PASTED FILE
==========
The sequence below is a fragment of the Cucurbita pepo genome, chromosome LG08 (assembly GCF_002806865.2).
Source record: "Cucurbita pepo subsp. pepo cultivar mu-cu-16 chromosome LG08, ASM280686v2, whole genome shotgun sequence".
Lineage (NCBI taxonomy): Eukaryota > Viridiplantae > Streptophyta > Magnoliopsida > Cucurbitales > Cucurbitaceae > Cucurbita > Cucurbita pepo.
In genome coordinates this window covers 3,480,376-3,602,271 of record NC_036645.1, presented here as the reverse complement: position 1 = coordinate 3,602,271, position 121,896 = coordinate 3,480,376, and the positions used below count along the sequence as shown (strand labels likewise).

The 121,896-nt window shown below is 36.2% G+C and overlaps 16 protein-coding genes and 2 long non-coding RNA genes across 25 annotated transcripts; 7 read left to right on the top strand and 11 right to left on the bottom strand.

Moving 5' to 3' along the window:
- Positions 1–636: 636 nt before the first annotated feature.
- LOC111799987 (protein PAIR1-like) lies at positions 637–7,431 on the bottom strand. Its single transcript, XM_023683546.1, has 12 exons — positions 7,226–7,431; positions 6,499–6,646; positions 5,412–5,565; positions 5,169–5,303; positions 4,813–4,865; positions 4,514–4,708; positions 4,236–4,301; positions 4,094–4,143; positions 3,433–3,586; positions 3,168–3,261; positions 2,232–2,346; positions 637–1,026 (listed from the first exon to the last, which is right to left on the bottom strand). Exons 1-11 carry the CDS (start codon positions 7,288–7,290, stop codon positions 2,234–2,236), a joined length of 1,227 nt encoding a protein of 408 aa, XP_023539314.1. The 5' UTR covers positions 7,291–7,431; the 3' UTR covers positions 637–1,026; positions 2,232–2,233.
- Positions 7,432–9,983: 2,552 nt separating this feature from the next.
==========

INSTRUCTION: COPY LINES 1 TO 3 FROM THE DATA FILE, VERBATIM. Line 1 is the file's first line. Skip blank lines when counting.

The sequence below is a fragment of the Cucurbita pepo genome, chromosome LG08 (assembly GCF_002806865.2).
Source record: "Cucurbita pepo subsp. pepo cultivar mu-cu-16 chromosome LG08, ASM280686v2, whole genome shotgun sequence".
Lineage (NCBI taxonomy): Eukaryota > Viridiplantae > Streptophyta > Magnoliopsida > Cucurbitales > Cucurbitaceae > Cucurbita > Cucurbita pepo.